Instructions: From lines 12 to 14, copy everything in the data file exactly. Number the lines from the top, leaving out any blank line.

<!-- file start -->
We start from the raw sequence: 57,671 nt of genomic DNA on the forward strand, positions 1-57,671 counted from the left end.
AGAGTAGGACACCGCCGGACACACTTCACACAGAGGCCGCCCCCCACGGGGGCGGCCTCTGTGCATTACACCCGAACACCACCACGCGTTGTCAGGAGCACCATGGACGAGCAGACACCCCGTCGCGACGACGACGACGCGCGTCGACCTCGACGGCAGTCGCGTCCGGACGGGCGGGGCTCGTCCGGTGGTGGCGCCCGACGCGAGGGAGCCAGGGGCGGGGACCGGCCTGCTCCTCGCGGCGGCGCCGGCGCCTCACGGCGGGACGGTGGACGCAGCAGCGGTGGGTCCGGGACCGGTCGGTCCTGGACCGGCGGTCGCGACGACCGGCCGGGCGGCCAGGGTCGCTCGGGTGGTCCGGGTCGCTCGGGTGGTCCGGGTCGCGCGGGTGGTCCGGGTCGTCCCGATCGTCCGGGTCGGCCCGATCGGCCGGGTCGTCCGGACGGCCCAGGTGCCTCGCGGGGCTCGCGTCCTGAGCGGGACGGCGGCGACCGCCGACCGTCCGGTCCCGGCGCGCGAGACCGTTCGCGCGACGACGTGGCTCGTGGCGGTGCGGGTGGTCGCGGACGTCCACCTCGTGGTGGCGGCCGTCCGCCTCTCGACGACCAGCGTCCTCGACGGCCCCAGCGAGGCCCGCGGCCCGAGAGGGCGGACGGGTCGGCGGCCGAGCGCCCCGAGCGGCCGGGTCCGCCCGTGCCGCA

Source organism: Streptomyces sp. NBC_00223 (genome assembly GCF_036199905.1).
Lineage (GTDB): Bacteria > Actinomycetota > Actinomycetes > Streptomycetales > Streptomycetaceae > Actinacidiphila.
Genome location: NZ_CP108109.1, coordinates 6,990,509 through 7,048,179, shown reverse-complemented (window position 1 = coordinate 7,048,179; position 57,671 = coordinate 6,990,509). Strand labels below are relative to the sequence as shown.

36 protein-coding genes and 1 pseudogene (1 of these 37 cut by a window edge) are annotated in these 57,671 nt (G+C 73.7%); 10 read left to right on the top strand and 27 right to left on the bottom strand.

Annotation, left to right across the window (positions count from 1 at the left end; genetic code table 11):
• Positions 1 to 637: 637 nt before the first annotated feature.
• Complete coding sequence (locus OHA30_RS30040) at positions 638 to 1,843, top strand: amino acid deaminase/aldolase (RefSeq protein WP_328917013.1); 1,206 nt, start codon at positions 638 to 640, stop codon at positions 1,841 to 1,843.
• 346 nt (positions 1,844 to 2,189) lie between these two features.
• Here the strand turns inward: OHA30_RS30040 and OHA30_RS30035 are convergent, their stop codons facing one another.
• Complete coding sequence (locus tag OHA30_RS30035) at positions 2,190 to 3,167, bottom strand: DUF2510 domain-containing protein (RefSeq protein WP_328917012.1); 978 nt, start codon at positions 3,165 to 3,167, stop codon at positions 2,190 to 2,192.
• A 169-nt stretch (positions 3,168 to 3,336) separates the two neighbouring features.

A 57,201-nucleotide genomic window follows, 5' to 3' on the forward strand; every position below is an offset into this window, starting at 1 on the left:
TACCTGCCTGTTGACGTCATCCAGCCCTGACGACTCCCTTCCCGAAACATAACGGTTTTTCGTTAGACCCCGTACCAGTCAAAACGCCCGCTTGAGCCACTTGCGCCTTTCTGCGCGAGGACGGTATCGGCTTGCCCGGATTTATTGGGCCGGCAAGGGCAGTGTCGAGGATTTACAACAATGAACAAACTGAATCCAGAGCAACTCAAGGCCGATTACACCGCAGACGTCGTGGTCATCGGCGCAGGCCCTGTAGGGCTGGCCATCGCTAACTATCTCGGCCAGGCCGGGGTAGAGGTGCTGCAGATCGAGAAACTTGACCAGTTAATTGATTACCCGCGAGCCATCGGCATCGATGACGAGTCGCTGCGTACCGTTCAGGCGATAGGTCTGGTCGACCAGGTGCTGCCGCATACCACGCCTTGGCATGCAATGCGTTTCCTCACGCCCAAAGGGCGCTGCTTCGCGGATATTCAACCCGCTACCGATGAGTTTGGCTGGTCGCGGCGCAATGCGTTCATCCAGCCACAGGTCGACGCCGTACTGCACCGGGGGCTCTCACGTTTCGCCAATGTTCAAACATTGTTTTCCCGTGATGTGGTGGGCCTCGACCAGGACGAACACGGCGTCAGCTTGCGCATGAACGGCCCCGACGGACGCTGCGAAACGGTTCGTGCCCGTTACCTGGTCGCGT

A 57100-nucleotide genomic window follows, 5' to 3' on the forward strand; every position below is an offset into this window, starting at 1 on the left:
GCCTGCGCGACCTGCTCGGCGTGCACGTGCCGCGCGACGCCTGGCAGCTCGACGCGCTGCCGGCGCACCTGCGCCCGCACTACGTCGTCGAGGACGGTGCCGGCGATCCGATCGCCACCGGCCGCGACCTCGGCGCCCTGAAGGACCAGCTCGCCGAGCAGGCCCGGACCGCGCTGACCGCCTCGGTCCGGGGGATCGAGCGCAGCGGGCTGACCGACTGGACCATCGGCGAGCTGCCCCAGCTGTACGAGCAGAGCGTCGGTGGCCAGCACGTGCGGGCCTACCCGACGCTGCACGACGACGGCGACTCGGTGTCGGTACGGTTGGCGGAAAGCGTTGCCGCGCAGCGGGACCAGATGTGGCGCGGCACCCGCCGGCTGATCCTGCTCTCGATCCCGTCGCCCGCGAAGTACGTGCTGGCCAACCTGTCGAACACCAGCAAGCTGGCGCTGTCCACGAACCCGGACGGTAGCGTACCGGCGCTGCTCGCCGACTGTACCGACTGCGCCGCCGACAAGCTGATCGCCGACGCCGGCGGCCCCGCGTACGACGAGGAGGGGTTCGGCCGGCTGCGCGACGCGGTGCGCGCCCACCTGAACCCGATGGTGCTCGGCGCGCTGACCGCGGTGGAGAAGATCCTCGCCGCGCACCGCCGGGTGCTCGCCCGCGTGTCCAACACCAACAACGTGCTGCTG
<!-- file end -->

• Complete coding sequence (locus tag OHA30_RS30035) at positions 2,190 to 3,167, bottom strand: DUF2510 domain-containing protein (RefSeq protein WP_328917012.1); 978 nt, start codon at positions 3,165 to 3,167, stop codon at positions 2,190 to 2,192.
• A 169-nt stretch (positions 3,168 to 3,336) separates the two neighbouring features.

A 57,201-nucleotide genomic window follows, 5' to 3' on the forward strand; every position below is an offset into this window, starting at 1 on the left: